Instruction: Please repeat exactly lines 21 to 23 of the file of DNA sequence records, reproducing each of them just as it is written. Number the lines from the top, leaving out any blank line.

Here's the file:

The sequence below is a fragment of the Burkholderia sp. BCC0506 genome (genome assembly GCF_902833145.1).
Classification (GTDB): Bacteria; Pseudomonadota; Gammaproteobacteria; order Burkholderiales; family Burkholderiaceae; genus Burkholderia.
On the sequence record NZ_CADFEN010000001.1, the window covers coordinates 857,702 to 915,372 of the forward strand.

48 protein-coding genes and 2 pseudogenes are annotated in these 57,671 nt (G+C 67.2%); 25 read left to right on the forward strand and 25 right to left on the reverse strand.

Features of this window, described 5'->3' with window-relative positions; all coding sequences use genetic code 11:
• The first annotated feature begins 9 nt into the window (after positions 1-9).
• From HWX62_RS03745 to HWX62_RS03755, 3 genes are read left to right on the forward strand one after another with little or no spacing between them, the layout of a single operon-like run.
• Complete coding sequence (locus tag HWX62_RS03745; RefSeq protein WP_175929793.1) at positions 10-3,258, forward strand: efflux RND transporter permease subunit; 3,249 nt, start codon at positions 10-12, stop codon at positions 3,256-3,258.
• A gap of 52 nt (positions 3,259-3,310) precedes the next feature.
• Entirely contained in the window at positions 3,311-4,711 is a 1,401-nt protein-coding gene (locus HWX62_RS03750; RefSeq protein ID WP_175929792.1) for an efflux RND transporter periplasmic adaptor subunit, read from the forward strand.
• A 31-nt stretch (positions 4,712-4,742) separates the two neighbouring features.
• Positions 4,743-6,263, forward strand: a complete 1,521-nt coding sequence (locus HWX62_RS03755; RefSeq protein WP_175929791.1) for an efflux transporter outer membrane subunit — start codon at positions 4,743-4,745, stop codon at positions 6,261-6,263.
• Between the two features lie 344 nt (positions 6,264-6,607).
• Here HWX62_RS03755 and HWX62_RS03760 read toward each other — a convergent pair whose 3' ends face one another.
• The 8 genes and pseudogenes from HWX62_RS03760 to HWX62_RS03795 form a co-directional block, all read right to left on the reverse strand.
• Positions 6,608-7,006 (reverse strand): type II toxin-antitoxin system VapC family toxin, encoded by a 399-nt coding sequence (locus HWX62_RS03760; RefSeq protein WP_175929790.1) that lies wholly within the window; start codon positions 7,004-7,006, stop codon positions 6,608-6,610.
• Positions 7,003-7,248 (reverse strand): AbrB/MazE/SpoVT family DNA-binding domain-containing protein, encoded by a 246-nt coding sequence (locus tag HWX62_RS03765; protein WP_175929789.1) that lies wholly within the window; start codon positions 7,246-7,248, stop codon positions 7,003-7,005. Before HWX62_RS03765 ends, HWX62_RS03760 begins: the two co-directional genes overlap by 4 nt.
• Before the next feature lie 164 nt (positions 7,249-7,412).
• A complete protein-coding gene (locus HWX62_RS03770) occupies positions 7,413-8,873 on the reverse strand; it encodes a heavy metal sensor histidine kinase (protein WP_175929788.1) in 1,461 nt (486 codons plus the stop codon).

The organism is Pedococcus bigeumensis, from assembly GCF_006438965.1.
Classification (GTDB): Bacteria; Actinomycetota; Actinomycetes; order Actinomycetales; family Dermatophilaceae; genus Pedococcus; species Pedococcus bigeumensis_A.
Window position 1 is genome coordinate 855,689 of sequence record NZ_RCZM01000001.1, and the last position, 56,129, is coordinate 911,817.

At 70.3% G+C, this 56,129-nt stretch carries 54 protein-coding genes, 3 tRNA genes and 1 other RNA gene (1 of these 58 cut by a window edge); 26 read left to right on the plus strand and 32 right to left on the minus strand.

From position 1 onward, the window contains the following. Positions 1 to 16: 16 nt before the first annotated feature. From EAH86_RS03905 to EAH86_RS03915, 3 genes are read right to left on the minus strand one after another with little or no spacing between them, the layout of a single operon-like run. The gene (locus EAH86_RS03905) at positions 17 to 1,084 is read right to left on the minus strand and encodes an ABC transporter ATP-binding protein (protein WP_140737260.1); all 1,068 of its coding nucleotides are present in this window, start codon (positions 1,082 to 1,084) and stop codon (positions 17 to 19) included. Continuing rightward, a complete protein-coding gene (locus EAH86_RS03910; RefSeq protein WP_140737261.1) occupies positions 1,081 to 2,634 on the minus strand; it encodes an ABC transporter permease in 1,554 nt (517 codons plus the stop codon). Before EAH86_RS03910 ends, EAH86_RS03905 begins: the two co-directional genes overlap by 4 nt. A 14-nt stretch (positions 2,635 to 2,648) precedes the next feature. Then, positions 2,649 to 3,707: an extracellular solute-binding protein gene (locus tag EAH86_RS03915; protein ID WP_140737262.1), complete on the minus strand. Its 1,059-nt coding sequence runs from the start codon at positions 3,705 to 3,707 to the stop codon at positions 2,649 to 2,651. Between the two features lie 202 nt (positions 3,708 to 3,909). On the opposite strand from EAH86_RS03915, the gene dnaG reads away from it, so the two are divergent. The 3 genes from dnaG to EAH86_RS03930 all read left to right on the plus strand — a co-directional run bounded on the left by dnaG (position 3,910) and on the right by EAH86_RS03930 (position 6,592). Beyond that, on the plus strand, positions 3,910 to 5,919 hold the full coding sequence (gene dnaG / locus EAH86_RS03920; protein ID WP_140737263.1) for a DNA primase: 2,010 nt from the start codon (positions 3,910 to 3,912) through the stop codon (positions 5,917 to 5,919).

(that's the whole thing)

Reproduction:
Classification (GTDB): Bacteria; Actinomycetota; Actinomycetes; order Actinomycetales; family Dermatophilaceae; genus Pedococcus; species Pedococcus bigeumensis_A.
Window position 1 is genome coordinate 855,689 of sequence record NZ_RCZM01000001.1, and the last position, 56,129, is coordinate 911,817.

At 70.3% G+C, this 56,129-nt stretch carries 54 protein-coding genes, 3 tRNA genes and 1 other RNA gene (1 of these 58 cut by a window edge); 26 read left to right on the plus strand and 32 right to left on the minus strand.